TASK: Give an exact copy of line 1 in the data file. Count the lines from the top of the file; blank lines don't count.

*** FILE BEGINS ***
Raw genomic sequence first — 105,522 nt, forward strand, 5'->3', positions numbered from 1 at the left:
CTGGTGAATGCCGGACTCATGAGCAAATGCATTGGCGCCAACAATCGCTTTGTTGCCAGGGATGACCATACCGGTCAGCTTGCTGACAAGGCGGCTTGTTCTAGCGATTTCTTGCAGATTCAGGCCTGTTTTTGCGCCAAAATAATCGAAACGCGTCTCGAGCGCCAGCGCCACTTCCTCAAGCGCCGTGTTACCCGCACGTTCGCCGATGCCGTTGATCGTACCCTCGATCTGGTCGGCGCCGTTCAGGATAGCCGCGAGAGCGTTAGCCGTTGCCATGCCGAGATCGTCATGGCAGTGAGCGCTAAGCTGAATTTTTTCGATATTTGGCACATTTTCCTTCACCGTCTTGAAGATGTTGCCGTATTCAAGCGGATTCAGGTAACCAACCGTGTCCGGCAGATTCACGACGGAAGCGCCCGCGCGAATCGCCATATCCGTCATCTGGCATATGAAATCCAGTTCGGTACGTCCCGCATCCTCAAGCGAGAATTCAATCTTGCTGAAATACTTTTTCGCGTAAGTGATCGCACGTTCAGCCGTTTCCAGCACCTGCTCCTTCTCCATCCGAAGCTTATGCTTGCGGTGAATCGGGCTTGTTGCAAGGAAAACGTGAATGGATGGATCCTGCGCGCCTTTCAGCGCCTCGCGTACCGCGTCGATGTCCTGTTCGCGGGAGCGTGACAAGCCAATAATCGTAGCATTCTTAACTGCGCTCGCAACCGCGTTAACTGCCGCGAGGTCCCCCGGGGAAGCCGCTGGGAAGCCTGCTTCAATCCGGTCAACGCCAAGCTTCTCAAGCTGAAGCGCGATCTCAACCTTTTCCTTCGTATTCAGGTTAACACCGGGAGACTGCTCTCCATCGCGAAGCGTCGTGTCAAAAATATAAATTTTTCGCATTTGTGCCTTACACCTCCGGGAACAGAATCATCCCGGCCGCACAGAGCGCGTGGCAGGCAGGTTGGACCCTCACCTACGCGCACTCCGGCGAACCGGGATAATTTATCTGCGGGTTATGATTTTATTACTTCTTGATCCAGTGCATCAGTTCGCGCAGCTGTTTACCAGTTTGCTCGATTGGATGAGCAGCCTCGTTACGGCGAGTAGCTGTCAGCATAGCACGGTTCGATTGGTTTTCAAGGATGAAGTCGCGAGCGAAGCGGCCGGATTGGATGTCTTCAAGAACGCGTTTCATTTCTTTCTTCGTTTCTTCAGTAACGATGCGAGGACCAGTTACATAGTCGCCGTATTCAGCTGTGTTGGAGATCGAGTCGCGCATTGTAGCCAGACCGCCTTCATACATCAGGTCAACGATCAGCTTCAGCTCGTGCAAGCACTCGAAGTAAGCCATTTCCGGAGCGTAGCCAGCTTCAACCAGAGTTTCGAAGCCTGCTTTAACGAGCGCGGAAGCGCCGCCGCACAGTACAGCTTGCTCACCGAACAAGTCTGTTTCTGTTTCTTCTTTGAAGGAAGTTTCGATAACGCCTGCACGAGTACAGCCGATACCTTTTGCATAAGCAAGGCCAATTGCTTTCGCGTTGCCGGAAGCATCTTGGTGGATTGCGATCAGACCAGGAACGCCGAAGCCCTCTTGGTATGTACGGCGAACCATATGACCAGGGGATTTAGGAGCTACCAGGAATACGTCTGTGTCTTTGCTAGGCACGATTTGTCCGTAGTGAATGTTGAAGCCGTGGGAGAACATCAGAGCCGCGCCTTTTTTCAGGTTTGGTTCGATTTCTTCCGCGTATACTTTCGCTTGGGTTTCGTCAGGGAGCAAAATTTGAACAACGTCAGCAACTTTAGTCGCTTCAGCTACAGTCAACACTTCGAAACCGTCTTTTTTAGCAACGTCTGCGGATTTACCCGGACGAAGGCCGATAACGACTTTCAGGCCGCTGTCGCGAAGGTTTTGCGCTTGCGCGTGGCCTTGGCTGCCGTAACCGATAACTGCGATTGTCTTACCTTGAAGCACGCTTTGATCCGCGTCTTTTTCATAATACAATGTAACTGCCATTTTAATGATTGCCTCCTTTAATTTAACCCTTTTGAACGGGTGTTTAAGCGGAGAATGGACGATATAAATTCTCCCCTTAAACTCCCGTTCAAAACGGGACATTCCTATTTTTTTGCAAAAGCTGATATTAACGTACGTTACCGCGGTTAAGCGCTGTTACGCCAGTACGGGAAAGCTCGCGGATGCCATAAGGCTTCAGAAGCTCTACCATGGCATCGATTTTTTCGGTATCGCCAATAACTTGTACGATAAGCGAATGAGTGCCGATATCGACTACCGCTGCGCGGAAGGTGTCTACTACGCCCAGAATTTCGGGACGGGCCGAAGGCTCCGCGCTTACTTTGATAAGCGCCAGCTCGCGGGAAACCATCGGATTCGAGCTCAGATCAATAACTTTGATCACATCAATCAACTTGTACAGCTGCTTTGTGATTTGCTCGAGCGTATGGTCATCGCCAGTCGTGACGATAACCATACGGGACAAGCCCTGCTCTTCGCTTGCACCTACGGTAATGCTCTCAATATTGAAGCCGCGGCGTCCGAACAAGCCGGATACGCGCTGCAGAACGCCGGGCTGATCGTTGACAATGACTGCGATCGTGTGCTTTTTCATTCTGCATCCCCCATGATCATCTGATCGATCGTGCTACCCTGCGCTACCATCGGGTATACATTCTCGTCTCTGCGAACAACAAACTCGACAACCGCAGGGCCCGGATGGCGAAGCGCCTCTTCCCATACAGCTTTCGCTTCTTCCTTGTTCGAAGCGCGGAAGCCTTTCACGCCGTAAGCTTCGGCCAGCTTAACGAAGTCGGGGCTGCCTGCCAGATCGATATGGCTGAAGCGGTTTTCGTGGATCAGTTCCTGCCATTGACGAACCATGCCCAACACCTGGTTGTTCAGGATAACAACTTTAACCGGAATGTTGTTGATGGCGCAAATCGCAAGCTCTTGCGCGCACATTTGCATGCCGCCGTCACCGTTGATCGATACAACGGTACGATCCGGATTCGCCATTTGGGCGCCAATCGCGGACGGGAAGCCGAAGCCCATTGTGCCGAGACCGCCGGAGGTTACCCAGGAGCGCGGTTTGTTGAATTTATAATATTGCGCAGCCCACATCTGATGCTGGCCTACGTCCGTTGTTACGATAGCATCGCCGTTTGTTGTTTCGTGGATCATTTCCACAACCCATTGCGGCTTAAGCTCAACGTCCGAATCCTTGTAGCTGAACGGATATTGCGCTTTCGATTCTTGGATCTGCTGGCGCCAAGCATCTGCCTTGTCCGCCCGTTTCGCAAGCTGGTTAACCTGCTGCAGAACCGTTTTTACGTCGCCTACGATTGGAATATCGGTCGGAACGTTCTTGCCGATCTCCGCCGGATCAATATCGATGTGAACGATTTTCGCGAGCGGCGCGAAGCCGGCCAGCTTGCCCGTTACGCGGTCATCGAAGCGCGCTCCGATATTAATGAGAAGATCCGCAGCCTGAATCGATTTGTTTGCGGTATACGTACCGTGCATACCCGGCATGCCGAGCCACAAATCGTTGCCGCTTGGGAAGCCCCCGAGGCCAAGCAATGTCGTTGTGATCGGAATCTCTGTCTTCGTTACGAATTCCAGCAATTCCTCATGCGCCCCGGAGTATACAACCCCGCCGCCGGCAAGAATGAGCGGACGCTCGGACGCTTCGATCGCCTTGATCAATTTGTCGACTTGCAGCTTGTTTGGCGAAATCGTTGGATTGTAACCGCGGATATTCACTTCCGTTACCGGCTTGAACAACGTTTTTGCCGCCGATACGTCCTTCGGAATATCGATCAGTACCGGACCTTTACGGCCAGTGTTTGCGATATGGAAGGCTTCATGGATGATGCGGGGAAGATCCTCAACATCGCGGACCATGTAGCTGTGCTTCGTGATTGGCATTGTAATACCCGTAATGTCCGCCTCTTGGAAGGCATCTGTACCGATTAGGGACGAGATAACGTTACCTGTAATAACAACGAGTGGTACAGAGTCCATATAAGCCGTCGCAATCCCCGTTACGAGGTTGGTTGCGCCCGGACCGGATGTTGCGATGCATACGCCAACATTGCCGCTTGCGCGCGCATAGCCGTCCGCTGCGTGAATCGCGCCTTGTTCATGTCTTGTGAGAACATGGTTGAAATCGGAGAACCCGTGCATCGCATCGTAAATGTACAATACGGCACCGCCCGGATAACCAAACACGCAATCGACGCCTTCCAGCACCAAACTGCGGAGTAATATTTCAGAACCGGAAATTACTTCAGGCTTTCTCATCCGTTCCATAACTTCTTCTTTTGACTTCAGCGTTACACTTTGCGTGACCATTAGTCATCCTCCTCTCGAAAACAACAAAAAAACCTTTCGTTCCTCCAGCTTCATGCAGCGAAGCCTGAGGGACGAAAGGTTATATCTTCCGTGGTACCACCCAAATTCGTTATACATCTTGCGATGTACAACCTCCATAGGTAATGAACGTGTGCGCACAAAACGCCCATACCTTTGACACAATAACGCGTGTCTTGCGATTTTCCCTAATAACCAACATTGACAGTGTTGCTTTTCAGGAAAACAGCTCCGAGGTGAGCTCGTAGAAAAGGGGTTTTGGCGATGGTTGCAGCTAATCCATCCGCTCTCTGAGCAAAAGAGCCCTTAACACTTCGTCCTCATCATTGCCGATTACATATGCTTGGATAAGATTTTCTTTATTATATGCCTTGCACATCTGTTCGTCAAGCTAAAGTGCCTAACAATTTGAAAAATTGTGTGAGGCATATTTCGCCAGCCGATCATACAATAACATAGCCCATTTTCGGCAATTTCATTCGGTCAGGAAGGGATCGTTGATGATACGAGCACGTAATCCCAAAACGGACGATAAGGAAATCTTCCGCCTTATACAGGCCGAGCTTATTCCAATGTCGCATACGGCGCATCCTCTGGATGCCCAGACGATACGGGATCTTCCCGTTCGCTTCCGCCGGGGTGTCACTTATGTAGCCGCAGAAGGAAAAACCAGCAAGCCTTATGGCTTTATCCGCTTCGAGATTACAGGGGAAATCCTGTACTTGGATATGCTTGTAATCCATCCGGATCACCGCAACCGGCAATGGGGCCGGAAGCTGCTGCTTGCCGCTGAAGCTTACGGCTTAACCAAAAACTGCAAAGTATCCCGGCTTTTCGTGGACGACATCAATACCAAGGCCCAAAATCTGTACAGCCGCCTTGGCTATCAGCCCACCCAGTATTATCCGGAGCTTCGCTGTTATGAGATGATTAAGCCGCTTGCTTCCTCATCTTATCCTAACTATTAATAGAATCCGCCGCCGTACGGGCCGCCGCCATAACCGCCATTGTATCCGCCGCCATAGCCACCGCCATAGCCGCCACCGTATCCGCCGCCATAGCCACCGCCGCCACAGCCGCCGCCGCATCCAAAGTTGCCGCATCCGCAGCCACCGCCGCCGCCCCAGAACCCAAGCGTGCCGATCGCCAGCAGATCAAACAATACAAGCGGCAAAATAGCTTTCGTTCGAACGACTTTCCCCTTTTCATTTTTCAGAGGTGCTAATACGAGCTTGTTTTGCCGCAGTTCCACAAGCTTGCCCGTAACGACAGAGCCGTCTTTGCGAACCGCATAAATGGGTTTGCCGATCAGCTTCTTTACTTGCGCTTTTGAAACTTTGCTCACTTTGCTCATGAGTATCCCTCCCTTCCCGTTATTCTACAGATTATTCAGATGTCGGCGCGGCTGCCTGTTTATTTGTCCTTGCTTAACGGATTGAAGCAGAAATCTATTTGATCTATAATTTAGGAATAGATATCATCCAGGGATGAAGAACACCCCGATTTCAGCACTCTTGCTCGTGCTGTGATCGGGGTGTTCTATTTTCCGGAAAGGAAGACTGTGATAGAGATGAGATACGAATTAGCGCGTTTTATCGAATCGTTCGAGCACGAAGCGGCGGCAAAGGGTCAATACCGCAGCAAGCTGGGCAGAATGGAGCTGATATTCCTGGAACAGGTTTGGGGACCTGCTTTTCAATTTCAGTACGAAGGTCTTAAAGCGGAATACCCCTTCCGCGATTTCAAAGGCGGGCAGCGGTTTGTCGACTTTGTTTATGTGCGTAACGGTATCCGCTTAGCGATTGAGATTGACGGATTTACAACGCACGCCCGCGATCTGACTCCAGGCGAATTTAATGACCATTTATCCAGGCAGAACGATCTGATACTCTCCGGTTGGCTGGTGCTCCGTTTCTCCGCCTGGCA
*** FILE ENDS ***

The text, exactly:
Raw genomic sequence first — 105,522 nt, forward strand, 5'->3', positions numbered from 1 at the left: